AMSJ » Underground mine fire leaves worker with serious burns
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Underground mine fire leaves worker with serious burns

Cadia Hill Mine
Cadia Hill Mine

An employee suffered severe injuries after material handling equipment caught on fire at an underground operation.

One Newcrest Mining worker received serious burns when his LH621 Sandvik loader recently burst into flames at the Cadia Hill Mine, 262km west of the Sydney CBD.

The loader operator knew something was wrong when he saw the front-left tyre alight. He turned off the machine, activated the fire suppression system then exited the cabin. While evacuating he ran behind the machine, exposing himself to open flames that moved between the tyre, mudguard and ground.

“[He] sustained burn injuries when he was near the engine bay,” the New South Wales Resources Regulator said in a public statement. “The worker suffered burns to approximately 25 per cent of his body with severe burns to both hands, the back of an arm and shoulder.”

“Once clear of the loader the worker rolled on the ground to extinguish his clothing which had caught fire. The worker then ran to a nearby co-worker who called an emergency via radio and transported the worker to a refuge chamber [and] the worker was provided first aid, evacuated to the surface and transported to hospital for treatment.”

The employer decided it was safer to let the fire burn out due to explosive charges in the roof near the scene.

“It was not safe to fight the fire,” the regulator said. “All personnel were immediately directed to retreat to refuge chambers and were evacuated to the surface.”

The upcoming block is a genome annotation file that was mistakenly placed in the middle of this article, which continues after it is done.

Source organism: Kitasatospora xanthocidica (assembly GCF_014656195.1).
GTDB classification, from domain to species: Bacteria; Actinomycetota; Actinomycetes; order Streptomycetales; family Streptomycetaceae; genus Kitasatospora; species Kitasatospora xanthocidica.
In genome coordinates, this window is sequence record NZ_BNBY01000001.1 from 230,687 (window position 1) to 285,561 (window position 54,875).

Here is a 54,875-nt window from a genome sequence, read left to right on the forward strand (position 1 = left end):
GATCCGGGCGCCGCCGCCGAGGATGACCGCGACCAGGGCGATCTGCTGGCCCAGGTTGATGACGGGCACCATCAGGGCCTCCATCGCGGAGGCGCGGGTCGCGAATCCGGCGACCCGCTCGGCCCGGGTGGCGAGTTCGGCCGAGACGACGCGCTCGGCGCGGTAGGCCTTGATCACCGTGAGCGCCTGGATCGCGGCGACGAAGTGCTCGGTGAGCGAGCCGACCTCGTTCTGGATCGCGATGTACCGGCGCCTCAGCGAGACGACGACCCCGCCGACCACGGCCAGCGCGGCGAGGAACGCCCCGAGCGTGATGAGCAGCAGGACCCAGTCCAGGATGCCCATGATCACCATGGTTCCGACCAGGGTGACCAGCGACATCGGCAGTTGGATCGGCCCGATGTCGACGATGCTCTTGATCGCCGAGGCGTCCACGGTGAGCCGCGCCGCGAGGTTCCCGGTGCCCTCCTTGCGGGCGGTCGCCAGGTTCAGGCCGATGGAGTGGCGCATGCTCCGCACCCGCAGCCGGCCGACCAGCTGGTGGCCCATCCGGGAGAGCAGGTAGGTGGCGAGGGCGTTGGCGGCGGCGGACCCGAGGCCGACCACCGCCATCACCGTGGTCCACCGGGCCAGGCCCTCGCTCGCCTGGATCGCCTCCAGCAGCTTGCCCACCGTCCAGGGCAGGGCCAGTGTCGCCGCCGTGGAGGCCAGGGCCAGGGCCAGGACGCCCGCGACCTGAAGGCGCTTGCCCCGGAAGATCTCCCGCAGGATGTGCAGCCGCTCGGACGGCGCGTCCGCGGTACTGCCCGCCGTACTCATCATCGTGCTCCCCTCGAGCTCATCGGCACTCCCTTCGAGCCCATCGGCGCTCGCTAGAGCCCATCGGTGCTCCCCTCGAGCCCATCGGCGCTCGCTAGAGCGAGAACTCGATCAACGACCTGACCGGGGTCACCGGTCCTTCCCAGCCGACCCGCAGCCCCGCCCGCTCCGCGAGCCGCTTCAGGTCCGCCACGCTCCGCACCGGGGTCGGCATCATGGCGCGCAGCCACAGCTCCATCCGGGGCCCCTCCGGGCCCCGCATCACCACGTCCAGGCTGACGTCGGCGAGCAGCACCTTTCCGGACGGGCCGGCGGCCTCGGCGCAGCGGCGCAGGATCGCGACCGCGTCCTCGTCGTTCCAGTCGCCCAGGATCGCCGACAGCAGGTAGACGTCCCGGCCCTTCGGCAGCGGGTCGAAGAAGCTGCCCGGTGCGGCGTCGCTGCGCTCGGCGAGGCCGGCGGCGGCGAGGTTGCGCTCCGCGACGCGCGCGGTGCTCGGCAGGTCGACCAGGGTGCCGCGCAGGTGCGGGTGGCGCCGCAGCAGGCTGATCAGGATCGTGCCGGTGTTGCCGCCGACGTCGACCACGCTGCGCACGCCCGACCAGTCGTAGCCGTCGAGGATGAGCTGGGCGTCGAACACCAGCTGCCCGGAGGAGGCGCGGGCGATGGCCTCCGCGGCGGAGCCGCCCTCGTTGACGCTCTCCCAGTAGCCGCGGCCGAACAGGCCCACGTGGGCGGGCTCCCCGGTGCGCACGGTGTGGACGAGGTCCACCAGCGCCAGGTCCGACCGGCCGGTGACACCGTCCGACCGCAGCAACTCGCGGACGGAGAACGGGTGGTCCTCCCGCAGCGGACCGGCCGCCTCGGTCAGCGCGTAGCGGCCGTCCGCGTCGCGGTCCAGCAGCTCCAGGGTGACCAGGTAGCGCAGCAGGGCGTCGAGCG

The authority was still investigating the fire’s cause, loader’s design, fuel source, ignition point, potential equipment failures, maintenance, training, supervision, policies and procedures at the time of publication.

For now it recommends mine operators should:

  • ensure they have identified and assessed all hazards that may give rise to the risk of fire on vehicles and equipment used underground
  • assess the flammability of fluids used in the hydraulic and braking systems of heavy equipment that operates underground and potential ignition sources
  • ensure all hydraulic, braking and fuel systems on heavy equipment are inspected and maintained regularly to identify and prevent system failures that have the potential to produce high pressure leaks.

Workers should:

  • ensure they undertake prestart inspections of heavy equipment including assessing the condition of the hydraulic, braking and fuel systems with identified hazards reported
  • follow emergency response procedures when determining the most appropriate form of action to escape an underground fire safely.

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AMSJ April 2022